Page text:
People don't use products or environments in order to be safe. They use them in order to perform a task which allows them to reach a goal. They will attempt to perform the task as efficiently and as easily as possible, especially as they become more experienced and more skilled. The behavior becomes automatic and they cease noticing information that is not directly task-related. Safety considerations just get in the way by making the task more difficult to complete and by forcing users into less efficient, controlled, conscious behavior. If a safety mechanism causes a significant inconvenience, the user will almost certainly attempt to find a way to circumvent it and to increase efficiency. This is human nature and is the starting point for safety interventions.

    There are two responses that businesses and authorities might make to the realities of human nature. They can continue to plan for safety based on what they think people should do, pay close attention 100% of the time, consciously consider every risk, notice and comply with every warning, willingly pay the cost of compliance, etc. This response is very convenient, since it allows the use of cheap safety mechanisms, warnings and procedures, which also shifts blame to the user when there is an accident. (Ironically, businesses and authorities really don't want users to act this way all the time. Want to bring any organization to its knees? Have everyone follow procedures exactly and comply with every warning.) Obviously, this view of safety has many advantages. The only problem is that it amounts to wishful thinking.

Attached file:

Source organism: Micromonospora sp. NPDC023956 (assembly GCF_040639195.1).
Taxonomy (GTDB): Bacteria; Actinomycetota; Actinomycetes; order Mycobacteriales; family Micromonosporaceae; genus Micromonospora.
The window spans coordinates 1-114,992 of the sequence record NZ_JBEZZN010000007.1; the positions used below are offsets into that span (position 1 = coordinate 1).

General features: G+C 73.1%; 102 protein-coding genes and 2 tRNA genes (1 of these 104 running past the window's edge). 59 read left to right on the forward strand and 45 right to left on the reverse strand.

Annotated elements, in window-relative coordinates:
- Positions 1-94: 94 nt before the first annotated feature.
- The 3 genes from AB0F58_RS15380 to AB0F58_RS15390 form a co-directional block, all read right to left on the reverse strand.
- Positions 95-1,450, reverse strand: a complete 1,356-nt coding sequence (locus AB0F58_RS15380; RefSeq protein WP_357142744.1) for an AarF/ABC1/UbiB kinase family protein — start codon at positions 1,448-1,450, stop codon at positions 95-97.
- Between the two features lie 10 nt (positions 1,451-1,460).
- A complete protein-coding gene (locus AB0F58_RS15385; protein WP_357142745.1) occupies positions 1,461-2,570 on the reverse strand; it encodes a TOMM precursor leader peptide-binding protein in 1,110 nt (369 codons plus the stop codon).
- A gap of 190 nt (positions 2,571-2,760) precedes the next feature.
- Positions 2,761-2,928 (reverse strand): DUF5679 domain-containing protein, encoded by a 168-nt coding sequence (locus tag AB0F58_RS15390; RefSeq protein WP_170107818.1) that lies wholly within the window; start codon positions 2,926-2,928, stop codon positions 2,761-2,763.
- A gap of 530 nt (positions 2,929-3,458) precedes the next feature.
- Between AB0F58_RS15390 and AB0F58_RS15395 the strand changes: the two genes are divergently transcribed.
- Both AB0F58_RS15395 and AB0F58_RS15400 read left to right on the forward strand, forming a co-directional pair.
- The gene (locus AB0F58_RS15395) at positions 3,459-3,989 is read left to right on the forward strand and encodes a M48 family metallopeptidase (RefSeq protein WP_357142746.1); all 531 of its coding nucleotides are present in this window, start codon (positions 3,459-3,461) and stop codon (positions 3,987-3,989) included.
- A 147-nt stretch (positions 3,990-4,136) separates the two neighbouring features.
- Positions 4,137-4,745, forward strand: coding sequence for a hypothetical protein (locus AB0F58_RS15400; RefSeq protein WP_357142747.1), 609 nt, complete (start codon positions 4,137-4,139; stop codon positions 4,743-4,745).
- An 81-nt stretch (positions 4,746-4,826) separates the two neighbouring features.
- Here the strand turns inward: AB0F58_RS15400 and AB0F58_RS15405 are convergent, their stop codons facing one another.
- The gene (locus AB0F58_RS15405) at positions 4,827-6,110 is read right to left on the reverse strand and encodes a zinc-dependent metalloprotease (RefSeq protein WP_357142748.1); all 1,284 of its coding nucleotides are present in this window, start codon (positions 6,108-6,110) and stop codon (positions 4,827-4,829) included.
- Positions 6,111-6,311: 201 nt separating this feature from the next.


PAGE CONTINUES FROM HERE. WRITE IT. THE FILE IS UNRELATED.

Conversely, businesses and authorities can promote safety based on the realities of human nature and on what people actually do rather than what would be convenient for them to do. Human nature is unlikely to change anytime soon. The best approach to safety is to avoid relying on user behavior as much as possible. This is not to say that warnings and procedures are always useless but rather that the best safety mechanisms do not rely on humans to act contrary to their nature 100% of the time. This is why designing the hazard out of the system, if feasible, is the best approach to safety.